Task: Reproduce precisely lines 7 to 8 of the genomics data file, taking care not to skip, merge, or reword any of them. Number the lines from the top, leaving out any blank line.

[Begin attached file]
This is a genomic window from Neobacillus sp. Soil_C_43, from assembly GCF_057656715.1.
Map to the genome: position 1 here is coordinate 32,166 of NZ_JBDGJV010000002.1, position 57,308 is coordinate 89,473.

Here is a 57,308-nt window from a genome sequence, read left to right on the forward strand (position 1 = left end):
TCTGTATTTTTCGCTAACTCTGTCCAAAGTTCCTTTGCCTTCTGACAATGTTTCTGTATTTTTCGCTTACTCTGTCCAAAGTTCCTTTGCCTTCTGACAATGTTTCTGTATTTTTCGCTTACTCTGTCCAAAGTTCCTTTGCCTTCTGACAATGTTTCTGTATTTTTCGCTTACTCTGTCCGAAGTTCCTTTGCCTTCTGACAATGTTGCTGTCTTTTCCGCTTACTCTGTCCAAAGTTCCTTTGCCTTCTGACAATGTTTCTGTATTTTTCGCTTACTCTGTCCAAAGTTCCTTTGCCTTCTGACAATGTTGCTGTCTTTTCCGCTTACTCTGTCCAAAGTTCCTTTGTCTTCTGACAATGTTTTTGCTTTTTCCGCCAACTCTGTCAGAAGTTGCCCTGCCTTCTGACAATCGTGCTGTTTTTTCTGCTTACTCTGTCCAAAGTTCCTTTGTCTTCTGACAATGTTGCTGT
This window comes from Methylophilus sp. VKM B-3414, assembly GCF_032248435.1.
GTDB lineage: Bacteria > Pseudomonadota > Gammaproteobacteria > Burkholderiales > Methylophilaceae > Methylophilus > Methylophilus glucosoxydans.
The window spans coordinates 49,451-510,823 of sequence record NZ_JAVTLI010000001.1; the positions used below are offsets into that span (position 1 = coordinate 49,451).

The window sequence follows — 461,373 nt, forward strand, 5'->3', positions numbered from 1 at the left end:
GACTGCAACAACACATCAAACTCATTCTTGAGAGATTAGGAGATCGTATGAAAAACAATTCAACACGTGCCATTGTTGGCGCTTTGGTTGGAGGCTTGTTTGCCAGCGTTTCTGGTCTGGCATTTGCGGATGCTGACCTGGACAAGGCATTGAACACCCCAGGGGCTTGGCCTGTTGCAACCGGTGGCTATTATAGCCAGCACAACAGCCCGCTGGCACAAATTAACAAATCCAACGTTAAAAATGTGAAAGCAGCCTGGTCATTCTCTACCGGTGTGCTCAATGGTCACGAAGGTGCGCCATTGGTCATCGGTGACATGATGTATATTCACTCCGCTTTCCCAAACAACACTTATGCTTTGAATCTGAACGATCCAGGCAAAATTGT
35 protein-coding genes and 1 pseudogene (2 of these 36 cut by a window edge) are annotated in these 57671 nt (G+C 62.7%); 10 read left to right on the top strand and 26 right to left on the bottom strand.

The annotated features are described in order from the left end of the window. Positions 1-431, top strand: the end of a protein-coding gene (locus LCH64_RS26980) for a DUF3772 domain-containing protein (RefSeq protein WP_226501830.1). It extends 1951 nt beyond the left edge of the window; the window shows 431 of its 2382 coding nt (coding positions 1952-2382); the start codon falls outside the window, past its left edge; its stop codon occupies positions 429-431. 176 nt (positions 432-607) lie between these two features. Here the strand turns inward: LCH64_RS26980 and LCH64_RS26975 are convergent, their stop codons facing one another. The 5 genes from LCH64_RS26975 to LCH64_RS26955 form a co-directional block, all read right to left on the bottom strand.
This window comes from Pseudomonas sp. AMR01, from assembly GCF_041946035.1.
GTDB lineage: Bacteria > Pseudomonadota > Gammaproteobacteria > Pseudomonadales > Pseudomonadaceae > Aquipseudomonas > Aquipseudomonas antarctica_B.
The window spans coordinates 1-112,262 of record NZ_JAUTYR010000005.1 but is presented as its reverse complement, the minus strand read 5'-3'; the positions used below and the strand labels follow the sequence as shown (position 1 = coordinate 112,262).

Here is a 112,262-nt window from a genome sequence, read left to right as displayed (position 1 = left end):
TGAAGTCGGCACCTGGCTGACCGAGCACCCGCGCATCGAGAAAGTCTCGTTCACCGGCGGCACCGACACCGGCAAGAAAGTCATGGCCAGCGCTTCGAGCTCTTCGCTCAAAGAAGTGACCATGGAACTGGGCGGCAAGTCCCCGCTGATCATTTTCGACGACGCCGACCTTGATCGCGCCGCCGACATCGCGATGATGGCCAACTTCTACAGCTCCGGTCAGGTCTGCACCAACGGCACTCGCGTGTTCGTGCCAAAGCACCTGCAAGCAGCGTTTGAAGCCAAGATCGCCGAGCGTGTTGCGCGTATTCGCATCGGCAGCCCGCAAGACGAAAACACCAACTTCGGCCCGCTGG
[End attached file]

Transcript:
The window spans coordinates 49,451-510,823 of sequence record NZ_JAVTLI010000001.1; the positions used below are offsets into that span (position 1 = coordinate 49,451).

The window sequence follows — 461,373 nt, forward strand, 5'->3', positions numbered from 1 at the left end: